It’s a funny thing, and something I’m often asked about: how come I have no Bitcoin Cash in my portfolio? After all, being such a proponent of Bitcoin, blockchain and cryptocurrency itself, why would I not hold any of the fourth largest coin by market capitalization? On the face of it, it doesn’t seem to make sense. That coin has decent community support (smaller than most, but very passionate and vocal), solves (or, more precisely, reduces) a host of technical and scaling problems present in the original Bitcoin (also referred to now as ‘Bitcoin Core’ usually by the ‘Bitcoin Cash’ contingent) and is poised to be one of the big players going forward, assuming they will deal with the current relative low adoption level. In point of fact, it’s the only one of the top ten I don’t own, excluding Tether which I don’t count for many reasons. It is, genuinely, a good coin, as much as I am loathe to admit it.
It was a coin that was forked from the original Bitcoin blockchain, so it has pedigree, and it was engineered to increase block sizes and transaction times as a result. Well, so was Litecoin, and that’s a coin I am a big fan of. That makes even less sense.
Most people, to one extent or another, agree that Bitcoin will almost certainly stay around. For a good while anyway. It is the gateway to cryptos for now and most likely the near future, and every day that goes past where that is the case, it becomes more and more deeply entrenched in the crypto eco-system as ‘the reserve currency’ or ‘the central currency’ or ‘insert your preferred name here currency’. Experienced traders measure in Satoshi, not dollars, and all currencies are exchangeable for it, but not necessarily the other way round.
But I do think it won’t be a day-to-day currency. It’s still too slow and too expensive by the standards of other, newer currencies and my views on this haven’t really changed since I wrote about this in one of my very early articles.
In my mind, it’ll be used as semi liquid form of savings account, part speculative, part investment and part hedging. We’d used it to buy a house or car, but we wouldn’t use it to buy a coffee on the way to work. For that, I see Litecoin do the job. Faster, cheaper and – arguably – more likely in the end due to Charlie Lee’s relentless (but not there yet) efforts to get it integrated and adopted everywhere. And because it’s based on the same system, both coins will use the near mythical Lightning Network assuming it ever works as well as we hope. And we could even switch to Monero (my favourite of the privacy coins) if we wanted to buy something without leaving a trace, instantly and easily, although the options for Monero wallets are currently, well, rubbish.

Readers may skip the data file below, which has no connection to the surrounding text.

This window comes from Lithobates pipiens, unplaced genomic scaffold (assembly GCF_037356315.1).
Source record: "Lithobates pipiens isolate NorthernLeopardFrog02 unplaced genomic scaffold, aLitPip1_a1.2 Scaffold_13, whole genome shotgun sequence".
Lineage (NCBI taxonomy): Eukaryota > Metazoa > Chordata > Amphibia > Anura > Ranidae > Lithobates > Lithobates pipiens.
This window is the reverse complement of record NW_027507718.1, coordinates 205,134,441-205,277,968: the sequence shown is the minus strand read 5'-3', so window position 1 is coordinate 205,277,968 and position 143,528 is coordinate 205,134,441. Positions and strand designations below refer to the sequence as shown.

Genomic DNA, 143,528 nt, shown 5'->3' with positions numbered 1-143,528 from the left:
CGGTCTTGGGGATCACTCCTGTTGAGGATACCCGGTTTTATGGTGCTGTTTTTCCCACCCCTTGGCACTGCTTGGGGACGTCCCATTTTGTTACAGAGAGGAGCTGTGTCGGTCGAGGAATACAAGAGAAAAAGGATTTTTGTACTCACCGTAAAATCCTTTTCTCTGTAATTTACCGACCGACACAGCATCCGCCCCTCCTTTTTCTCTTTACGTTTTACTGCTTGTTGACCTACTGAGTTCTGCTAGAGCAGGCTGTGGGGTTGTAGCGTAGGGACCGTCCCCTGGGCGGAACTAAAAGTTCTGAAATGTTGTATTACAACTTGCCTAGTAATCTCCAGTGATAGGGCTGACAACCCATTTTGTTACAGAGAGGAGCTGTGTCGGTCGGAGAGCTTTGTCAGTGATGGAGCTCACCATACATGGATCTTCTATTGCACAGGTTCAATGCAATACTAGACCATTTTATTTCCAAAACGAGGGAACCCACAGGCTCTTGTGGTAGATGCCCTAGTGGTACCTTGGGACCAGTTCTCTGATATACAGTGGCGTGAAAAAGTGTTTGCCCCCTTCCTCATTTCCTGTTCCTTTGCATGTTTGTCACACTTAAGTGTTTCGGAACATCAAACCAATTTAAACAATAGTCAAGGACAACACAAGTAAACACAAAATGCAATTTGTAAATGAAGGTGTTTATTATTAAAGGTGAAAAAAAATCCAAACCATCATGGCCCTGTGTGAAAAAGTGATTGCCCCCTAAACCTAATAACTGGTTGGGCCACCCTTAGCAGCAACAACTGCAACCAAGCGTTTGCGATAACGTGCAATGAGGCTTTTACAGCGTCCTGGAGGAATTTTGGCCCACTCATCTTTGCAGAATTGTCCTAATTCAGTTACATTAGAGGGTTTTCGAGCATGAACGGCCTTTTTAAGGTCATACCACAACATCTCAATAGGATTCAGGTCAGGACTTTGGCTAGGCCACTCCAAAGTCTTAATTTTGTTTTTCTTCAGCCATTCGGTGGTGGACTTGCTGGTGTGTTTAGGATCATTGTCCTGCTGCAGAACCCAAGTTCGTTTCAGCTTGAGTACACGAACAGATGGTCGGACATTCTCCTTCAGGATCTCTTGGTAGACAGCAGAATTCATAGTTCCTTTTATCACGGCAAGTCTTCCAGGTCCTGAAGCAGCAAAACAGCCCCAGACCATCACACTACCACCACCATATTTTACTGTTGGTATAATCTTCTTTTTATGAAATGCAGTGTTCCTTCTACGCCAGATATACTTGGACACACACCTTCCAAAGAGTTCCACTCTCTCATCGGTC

That covers the basics, doesn’t it? What else do we need cryptocurrencies for? Why would we need dozens of privacy coins or hundreds of specialist currencies in the long run? The answer is, we wouldn’t. Much easier to have just a few that are widely adopted and let the rest cease to exist, except in very specialist cases and for reasons we may not even know yet, assuming there is a simple and cheap transfer process. Of course I’m not talking about tokens that CAN be used as medium of exchanging value but are primarily designed to serve another purpose, this is pure payment coins only.
So what’s the deal with Bitcoin Cash?
Well, try this on for size.
Let’s fast forward a few years. Cryptos are now accepted globally and ubiquitously. You walk into McDonalds and ask for a Fillet o’ Fish meal which comes to £11 (it’s the future, right?) You’ve already had to deal with the ‘Would you like to go large with that?’ question and now you’re faced with the ‘How would you like to pay?’ question.
“Bitcoin” you reply, dreading the next part ….
“Bitcoin Core or Bitcoin Cash?” says the assistant (assuming everything still isn’t entirely automated at this point)
Your brain is screaming “THERE IS NO SUCH THING AS BITCOIN CORE, IT’S BITCOIN OR BITCOIN CASH, FOR THE LOVE OF GOD STOP SAYING BITCOIN CORE” but outwardly, you gently indicate that you’d like to use Bitcoin today. Just Bitcoin.
And there’s the problem. If Bitcoin Cash becomes the ‘go to’ payment for day to day payments and Bitcoin, as seems quite likely, is used how I described above, we’re going to spend the rest of our lives saying ‘Bitcoin?’, ‘Bitcoin Cash?’, ‘No, I said just BITCOIN’ at every transaction. And then we’ll select the wrong ‘Bitcoin’ vs ‘Bitcoin Cash’ wallet on payment, not realizing until afterwards.
Much easier to say ‘Litecoin’ isn’t it? Kudos to you Charlie, you got it bang on and I wouldn’t be surprised if you saw that coming.
For reasons, therefore, of preserving my own sanity and that of the rest of the planet, I can’t support it, even though there’s really nothing wrong with it a medium of exchange. It’s a bit like creating a delicious new type of burger and calling it a ‘Strawberry Smoothie’ because smoothies are the big thing right now, even though that will lead to never ending confusion. It just doesn’t help.
So, dear reader, I implore you to take yourself back to that futuristic McDonalds and do the same. You’ll thank me one day. And then you can buy me a proper strawberry smoothie.